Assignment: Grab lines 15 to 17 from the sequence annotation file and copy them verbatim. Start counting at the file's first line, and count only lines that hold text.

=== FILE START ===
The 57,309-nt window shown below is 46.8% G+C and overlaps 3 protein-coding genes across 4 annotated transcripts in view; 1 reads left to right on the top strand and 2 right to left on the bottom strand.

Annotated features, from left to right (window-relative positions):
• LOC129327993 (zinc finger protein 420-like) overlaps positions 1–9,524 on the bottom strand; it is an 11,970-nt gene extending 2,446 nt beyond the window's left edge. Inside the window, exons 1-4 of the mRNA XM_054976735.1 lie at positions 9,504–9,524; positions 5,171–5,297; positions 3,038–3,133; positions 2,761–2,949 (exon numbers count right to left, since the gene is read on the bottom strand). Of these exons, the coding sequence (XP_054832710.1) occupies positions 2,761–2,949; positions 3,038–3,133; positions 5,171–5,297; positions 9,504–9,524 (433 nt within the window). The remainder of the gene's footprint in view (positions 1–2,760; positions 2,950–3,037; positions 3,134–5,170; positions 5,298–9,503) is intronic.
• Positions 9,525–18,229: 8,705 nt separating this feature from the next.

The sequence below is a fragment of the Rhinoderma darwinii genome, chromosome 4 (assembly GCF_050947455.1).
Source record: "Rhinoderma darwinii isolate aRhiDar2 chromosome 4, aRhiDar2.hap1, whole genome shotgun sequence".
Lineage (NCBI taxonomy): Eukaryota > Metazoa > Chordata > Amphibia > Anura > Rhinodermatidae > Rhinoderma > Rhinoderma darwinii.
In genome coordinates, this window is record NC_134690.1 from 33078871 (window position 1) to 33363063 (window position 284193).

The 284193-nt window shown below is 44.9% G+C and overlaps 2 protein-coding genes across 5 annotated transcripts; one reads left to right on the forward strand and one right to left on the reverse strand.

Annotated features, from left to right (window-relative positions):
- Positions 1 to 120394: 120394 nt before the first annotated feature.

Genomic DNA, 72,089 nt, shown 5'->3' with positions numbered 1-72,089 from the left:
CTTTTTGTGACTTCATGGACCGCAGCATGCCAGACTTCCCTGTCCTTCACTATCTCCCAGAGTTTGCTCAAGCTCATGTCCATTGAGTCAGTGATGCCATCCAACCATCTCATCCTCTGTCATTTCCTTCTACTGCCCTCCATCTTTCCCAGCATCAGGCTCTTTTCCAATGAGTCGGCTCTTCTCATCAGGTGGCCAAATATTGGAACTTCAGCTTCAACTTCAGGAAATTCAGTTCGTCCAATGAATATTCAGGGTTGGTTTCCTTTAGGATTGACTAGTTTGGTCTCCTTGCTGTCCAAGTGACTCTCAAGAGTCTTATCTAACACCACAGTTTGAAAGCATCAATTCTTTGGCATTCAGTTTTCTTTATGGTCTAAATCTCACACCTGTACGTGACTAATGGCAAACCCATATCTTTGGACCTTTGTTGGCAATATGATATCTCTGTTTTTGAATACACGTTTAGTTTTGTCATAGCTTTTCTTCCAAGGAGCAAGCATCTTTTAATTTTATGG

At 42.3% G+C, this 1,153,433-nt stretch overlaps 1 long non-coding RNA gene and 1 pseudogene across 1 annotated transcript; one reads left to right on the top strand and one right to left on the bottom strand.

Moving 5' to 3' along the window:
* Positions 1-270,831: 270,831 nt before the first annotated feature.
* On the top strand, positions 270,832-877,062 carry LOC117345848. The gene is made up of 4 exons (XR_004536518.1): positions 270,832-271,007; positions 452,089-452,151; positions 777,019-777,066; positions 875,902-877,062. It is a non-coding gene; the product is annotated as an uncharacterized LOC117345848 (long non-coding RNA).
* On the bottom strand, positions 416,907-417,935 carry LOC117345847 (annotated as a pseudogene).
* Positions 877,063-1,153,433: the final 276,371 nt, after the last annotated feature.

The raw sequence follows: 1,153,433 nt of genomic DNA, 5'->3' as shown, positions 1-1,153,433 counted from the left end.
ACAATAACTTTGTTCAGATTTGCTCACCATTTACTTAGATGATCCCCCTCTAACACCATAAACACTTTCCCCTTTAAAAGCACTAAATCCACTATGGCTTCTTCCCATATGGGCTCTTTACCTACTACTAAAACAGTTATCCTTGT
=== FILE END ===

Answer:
Moving 5' to 3' along the window:
* Positions 1-270,831: 270,831 nt before the first annotated feature.
* On the top strand, positions 270,832-877,062 carry LOC117345848. The gene is made up of 4 exons (XR_004536518.1): positions 270,832-271,007; positions 452,089-452,151; positions 777,019-777,066; positions 875,902-877,062. It is a non-coding gene; the product is annotated as an uncharacterized LOC117345848 (long non-coding RNA).